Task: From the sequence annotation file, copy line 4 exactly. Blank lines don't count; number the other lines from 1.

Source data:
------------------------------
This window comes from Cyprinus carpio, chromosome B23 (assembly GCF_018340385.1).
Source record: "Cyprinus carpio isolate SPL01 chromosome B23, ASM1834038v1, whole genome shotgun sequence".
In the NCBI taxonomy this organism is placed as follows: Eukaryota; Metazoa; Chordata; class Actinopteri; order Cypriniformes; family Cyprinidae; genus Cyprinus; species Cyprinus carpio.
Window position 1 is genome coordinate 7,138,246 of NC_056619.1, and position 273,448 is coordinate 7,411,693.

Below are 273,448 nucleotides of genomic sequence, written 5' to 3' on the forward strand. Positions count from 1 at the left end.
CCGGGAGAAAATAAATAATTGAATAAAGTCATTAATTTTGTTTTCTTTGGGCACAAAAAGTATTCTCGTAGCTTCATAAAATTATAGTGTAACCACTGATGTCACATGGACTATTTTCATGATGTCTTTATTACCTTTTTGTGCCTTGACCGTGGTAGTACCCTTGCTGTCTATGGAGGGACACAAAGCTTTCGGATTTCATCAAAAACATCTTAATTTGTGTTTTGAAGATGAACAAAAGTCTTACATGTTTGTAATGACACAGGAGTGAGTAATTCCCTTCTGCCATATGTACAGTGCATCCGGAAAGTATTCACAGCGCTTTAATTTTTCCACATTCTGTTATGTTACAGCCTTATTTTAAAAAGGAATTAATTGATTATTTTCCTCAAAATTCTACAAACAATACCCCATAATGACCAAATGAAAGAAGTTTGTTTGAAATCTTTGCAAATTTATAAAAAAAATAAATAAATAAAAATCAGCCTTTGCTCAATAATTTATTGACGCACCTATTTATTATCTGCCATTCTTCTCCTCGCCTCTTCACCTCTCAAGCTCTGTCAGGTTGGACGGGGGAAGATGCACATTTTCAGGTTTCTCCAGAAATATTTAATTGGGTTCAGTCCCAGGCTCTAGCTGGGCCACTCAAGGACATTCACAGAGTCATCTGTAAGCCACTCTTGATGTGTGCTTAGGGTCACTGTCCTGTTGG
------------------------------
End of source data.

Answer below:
Window position 1 is genome coordinate 7,138,246 of NC_056619.1, and position 273,448 is coordinate 7,411,693.